Let's face it. People are scared shitless.
People want -- even need -- to believe the war has not been a big waste of finances and human lives. They want to believe our trouble there will make them safer from global terrorism. Most importantly, remembering the humiliation of Vietnam and now the prospect of terrorist retalitation, people want to believe we CAN and MUST win this war -- at any cost.
Unfortunately, President Bush feeds into this belief -- even when it all appears to be a pipe dream.
People condemn John Kerry for speaking to the reality
that things are not going so well in Iraq. He is branded a "defeatist" and "pessimist."
People don't want to hear countless experts tell them the war has made the U.S. even more vulnerable to terrorist attacks. They don't want to hear that the continual depletion of the military in Iraq is forcing the Bush Administration to resort to extreme measures (like that above reported in the Rocky Mountain News story) or possibly reimplementing the draft.
People castigate Kerry for daring to come up with an exit plan when they fail to look at that Bush has offered no solution other than empty rhetoric such as "we must stay the course."
Are people rejecting reality in favor of living in a Bush-induced fantasy world? Are people rejecting the candidate offering a realistic solution over the one spewing empty rhetoric? Is this how we are going to decide the next election?

9:17 AM  
Anonymous Anonymous said...

I fear the answer to your question is YES, unless JK is able to clearly define his message and quickly. And in specifics. Problem is he is only now starting to formulate a solid position. Seems he is now leaning towards coming out completely against the war, that we never should have gone in, that we are not safer without Hussein, and basically that we had no business removing him. This is a very strong position and would curry favor with many voters, even some who may not totally agree but are just starving to understand the guy. His plan from his website does not appear much different than Bush's but i believe this will change in upcoming days. The synopsis of his plan is "In his remarks, Kerry laid out the steps we must now take. First, the president must secure international support. Second, we must commit to a serious effort to train Iraqi security forces. Third, we must carry out a reconstruction plan that brings benefits to the Iraqi people, and fourth, we must take the necessary steps to hold elections next year. "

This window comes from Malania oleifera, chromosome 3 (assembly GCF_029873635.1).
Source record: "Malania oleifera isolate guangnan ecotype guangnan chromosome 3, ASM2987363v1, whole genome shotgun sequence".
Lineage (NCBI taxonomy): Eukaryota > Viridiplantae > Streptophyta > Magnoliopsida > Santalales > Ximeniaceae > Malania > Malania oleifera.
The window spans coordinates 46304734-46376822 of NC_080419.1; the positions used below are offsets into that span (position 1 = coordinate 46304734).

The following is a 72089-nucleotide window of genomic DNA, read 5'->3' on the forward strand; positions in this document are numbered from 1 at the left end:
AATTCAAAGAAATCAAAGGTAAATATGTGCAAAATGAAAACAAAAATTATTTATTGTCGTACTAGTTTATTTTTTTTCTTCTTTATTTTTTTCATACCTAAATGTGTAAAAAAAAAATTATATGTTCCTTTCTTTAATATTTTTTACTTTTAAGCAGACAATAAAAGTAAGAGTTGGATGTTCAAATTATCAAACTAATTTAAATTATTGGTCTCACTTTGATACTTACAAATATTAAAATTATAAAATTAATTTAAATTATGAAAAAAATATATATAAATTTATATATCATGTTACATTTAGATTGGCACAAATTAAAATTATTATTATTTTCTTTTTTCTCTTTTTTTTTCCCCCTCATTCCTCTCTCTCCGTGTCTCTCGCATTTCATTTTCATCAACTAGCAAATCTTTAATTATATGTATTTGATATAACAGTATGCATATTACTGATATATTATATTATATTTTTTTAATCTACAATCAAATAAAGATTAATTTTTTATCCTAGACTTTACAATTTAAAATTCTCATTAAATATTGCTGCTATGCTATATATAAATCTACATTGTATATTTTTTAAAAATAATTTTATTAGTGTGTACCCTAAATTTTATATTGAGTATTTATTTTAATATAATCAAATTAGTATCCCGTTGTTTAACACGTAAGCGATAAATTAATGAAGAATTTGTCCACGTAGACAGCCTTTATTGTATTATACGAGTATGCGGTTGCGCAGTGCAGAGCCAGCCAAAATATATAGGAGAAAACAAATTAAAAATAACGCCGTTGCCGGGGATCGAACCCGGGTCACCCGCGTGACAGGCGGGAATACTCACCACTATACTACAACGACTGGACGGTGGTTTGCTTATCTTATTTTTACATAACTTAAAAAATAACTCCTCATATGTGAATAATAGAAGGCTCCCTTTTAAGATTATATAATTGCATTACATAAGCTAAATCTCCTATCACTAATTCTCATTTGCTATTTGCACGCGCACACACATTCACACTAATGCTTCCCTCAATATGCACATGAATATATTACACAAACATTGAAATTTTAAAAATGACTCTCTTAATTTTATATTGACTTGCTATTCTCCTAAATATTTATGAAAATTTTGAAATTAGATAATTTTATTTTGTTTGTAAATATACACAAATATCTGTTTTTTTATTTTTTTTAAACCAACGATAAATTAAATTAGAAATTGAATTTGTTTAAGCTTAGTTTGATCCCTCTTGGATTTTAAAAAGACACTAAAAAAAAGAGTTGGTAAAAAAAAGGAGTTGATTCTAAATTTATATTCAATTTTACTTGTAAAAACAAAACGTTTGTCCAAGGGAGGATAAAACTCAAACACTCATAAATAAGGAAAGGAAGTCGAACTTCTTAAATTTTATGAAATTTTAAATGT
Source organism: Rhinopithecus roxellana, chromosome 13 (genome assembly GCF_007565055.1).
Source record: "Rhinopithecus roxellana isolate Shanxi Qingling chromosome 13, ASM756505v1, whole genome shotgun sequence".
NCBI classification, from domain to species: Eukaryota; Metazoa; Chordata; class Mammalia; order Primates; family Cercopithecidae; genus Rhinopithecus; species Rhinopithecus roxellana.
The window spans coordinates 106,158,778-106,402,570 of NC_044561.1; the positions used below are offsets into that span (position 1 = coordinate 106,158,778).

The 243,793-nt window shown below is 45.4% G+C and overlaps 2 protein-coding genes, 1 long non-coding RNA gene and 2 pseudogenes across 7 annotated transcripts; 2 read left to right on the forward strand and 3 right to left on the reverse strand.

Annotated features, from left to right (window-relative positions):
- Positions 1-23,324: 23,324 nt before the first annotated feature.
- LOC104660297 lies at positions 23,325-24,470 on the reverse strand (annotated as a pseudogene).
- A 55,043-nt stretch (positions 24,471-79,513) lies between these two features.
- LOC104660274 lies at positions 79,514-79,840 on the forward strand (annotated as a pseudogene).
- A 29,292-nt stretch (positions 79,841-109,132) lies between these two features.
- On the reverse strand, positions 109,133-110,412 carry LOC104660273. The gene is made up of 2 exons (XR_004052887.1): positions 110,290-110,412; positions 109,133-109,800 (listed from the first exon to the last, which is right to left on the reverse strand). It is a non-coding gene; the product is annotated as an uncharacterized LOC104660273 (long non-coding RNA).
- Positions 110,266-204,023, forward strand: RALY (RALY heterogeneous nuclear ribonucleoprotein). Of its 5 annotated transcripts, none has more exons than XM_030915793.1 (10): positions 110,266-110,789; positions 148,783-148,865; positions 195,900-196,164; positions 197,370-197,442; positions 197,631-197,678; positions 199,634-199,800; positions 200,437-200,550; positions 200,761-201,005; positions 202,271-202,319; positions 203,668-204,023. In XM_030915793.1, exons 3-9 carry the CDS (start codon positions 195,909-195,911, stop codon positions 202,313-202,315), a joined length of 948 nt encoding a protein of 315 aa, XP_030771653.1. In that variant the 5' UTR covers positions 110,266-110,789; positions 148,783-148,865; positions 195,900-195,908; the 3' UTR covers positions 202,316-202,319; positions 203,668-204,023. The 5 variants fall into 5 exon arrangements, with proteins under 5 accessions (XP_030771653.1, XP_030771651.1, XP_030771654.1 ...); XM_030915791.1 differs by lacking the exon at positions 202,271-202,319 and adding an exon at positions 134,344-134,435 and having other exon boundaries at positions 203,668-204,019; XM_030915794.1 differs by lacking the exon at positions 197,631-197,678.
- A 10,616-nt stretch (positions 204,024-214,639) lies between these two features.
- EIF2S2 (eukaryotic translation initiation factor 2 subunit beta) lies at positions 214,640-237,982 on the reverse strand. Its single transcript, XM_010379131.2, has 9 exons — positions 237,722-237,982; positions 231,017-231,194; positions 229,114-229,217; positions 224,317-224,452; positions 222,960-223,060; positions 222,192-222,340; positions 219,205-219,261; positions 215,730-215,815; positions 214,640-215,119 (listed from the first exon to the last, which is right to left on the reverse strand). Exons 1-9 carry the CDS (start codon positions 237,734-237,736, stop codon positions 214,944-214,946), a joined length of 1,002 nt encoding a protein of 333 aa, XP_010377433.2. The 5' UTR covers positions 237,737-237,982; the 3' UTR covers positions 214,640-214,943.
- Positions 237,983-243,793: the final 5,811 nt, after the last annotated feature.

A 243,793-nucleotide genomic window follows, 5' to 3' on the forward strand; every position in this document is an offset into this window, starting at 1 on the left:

11:35 AM  
Anonymous Anonymous said...

There is a more detailed analysis of the four step plan on the Kerry website. While much of it is similar to what Bush indicates needs to be done, and much of it assumes compliance by allies and others, it does have some aspects that differ from the president.

Maybe someone should pass the Rocky Mountain News story to CBS...at least you know which way they will slant the coverage.

11:47 AM  
Anonymous Anonymous said...

It is interesting to note that editorials, like the one in the WSJ today, and reports, as in yesterday's New York Post, pat Kerry on the back for "finally" formulating a plan for Iraq. But in the next paragraph the writers kick him in the balls for even daring to suggest "defeatist" solutions as a gradual pull-out in opposition to Bush's "win at any cost" jingoism.
Kerry's plan differs in at least one important respect. He offers a gradual pull-out of the U.S. troops. Bush counters that even hinting at such a strategy gives the wrong signal to the enemy.
But some have been forced to question whether Bush has any plan at all, as was earlier evidenced by his "major combat operations have ended" claims.
More recently, Bush's misrepresentations of the true conditions in Iraq have not exactly instilled confidence. Bush and Rice gush that conditions in Iraq are improving at the same time patriots are being beheaded and a CIA report warns of civil war. Is there any plan behind the rhetoric?
But the American public doesn't seem to mind as long as the Administration can continue to string us along with fear and victory fantasies.

12:42 PM  
Anonymous Anonymous said...